The Warthog is a perfect example of this. I can go into max and get the dimensions to a stupid level of accuracy. I can jump in engine and with a little work figure out its top speed—and I’m certain that with a bit more effort and some help from one of the code-monkeys I could put together a power graph and have accurate hp/torque ratings. There are some specifications that are always gonna come from the magical nowhere though—some things that are gonna be more instinct than science.
Q: There’s a load of backstory that goes into each weapon, how are you coming up with this stuff? There’s a cast of characters beneath the surface of “hey, it’s the plasma pistol page.”
A: This is where working with dozens upon dozens of super-talented, super-creative people with super-diverse interests and super-different backgrounds comes in super-handy. I have certainly come up with a fair amount of “stuff” for the Bible, but this is not the work of any single person. If I remember having a conversation with someone at some point in the distant past about something that is relevant to the section of the Bible I am currently working on, it’s a fair bet that I’m going to grab that person and pick their brains on the subject.
I may be the architect of the Flood, but Chris Butcher, Jamie Griesmer, and Tyson Green have each left an indelible mark on its fictional component.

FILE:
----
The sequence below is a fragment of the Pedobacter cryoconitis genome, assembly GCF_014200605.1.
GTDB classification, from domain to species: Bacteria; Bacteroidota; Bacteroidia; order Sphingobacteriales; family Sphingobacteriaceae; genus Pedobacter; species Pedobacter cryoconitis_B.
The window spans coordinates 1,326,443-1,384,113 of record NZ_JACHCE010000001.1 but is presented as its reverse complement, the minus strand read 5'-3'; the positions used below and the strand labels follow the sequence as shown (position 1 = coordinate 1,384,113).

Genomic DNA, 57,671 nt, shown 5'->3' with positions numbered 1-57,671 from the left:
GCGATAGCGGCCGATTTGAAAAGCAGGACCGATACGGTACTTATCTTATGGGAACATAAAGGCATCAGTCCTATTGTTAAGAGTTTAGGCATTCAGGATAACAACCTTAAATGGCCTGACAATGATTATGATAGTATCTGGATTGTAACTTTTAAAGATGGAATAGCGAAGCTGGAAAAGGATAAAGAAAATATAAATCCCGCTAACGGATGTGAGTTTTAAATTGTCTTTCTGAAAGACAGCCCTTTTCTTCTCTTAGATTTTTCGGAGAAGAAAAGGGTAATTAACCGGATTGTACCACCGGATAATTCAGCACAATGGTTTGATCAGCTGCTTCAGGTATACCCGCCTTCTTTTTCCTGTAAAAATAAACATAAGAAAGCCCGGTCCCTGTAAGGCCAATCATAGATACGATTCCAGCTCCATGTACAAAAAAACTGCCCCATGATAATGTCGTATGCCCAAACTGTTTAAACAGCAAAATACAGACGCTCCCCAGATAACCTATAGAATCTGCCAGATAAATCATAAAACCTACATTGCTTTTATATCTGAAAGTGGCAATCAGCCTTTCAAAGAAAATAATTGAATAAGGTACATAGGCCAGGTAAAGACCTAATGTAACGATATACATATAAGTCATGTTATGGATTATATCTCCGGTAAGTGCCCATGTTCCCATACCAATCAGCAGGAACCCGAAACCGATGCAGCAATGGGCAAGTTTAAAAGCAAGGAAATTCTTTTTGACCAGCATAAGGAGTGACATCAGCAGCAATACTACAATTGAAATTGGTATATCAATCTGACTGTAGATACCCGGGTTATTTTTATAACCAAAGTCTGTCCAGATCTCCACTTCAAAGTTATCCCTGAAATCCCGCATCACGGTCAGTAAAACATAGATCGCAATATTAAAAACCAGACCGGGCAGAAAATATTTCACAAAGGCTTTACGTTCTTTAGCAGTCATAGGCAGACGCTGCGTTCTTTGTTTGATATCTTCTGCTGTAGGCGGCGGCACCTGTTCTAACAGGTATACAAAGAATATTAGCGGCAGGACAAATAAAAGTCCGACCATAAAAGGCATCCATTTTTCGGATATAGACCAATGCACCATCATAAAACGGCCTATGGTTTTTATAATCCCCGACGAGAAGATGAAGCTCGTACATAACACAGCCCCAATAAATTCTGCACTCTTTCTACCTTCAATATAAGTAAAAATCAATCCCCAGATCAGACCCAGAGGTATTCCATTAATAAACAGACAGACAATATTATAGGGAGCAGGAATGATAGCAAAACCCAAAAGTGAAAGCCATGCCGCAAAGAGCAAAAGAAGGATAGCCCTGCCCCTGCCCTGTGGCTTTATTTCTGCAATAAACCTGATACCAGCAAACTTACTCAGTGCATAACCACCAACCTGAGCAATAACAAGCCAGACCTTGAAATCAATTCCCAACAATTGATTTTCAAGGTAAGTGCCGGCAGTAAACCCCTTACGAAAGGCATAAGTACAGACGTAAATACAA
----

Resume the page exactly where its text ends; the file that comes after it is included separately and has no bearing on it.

Q: Just the other day Frank Capezzuto came up to the Writer’s pod and asked what year the Docks that appear in a certain level of the game were created, explain exactly how you go about answering a question like that.
A: Yeah, that sort’a came out of left field—but Frank really likes to build history into whatever he’s working on.
In this instance I went straight to the Bible and looked at the timeline. Knowing that the political climate in this particular region was pretty volatile I looked for some event that would predicate a level of political stability on a global scale and then pick a date within about 15 years of said event that is aesthetically pleasing. Yeah, you heard me correctly—aesthetically pleasing. When given a task as seemingly arbitrary as establishing the construction date of a fictional dockyard one might as well take into account the physical representation of said date.
The information I create for the Bible can’t just be accurate, or just make sense, or even just “work”. It needs to fit and it needs to be fun.
Covenant Weapons: Plasma RiflePlasma PistolCarbineNeedlerBeam RifleFuel Rod Cannon